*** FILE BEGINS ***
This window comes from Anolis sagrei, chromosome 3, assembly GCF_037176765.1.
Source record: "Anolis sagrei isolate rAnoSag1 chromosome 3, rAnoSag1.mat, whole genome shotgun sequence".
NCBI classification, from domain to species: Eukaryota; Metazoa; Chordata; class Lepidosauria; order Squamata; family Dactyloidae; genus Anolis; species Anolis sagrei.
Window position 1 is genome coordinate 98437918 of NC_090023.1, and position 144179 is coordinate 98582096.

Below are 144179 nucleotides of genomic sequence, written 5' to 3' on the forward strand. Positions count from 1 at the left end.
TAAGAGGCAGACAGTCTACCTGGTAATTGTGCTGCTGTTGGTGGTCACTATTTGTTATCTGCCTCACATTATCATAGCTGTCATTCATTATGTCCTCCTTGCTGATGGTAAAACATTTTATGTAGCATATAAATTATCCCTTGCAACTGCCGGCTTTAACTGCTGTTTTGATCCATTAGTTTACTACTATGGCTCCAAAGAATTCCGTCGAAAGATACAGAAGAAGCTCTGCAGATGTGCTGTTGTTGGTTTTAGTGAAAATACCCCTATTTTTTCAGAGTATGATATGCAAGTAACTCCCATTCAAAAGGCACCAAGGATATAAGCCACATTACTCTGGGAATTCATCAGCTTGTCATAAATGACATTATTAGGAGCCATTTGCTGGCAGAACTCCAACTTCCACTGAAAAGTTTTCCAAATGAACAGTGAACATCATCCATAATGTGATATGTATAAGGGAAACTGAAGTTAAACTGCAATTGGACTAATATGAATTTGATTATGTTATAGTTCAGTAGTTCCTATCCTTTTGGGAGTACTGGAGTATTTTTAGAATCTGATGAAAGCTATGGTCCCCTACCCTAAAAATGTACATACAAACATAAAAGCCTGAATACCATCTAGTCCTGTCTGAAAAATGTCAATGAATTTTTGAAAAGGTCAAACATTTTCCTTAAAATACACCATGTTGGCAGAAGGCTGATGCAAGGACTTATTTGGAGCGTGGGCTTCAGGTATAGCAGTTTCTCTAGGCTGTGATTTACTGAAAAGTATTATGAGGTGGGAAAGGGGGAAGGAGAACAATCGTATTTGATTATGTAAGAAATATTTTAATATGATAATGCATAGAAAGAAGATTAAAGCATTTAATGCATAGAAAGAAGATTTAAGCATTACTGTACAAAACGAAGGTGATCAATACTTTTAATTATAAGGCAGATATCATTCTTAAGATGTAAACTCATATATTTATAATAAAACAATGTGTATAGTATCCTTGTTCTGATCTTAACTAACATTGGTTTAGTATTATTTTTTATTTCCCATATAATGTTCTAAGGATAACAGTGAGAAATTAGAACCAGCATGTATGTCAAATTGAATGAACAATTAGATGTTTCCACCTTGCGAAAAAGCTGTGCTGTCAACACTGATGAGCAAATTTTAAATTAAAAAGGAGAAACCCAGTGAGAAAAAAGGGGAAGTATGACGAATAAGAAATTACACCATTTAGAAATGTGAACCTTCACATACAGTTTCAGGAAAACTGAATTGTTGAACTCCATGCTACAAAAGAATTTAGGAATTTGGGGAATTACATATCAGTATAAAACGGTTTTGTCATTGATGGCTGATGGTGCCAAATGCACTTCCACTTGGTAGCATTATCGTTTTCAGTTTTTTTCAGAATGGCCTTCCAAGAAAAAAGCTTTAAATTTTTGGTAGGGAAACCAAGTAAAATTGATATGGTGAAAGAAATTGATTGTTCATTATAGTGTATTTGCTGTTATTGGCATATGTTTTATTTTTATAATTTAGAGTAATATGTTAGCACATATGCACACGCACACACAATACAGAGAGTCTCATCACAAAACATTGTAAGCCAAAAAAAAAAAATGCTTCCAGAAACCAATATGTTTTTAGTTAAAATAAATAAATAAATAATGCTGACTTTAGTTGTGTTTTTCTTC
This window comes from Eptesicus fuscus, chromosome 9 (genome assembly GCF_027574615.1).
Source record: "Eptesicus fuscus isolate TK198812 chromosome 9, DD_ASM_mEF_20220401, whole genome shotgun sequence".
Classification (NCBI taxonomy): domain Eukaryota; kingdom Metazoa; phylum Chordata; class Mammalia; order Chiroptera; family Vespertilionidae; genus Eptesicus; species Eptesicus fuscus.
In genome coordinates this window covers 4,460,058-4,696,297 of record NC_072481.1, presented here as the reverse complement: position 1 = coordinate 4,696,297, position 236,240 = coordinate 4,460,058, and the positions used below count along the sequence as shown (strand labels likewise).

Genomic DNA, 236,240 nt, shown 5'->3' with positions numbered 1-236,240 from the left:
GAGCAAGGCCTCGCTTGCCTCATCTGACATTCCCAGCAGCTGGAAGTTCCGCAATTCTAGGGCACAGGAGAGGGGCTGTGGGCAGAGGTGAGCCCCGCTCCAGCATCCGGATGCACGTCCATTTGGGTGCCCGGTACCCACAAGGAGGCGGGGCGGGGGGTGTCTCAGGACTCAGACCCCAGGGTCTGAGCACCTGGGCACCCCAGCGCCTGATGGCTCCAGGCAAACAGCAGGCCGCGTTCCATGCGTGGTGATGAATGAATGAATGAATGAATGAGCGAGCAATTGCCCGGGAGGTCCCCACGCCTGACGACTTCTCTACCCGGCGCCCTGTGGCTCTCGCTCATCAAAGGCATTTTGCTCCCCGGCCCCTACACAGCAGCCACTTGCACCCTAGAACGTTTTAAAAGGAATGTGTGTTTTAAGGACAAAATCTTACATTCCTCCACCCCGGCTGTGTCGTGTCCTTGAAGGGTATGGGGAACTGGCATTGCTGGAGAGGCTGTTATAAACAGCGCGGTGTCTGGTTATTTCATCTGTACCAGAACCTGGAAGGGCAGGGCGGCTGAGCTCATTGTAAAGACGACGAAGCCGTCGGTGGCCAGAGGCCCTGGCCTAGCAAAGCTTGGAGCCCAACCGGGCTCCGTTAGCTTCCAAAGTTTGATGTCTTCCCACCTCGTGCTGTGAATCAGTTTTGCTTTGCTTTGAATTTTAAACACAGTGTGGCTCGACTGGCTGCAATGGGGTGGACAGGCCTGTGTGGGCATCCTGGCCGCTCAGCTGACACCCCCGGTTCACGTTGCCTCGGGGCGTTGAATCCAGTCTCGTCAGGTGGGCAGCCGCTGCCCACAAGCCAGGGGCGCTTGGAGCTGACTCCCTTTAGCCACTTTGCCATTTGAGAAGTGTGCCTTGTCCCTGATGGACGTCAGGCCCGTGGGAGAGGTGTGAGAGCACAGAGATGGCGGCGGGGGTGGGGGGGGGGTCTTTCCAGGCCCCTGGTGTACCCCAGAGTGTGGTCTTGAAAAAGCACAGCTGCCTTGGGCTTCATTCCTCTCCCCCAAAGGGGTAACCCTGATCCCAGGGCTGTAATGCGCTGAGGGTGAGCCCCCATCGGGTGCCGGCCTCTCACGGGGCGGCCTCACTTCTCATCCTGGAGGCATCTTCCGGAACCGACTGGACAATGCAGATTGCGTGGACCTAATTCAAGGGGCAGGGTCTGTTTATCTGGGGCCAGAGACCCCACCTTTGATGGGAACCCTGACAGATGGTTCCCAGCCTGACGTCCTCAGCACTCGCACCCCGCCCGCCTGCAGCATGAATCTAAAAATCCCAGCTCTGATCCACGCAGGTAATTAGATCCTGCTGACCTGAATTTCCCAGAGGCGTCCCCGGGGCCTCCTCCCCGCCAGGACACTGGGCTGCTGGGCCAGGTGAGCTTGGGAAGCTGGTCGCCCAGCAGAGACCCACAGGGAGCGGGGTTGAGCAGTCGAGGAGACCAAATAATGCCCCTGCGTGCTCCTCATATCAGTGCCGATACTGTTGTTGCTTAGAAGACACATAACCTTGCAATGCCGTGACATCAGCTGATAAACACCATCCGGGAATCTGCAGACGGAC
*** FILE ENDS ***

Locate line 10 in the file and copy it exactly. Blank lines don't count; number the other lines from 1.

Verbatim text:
In genome coordinates this window covers 4,460,058-4,696,297 of record NC_072481.1, presented here as the reverse complement: position 1 = coordinate 4,696,297, position 236,240 = coordinate 4,460,058, and the positions used below count along the sequence as shown (strand labels likewise).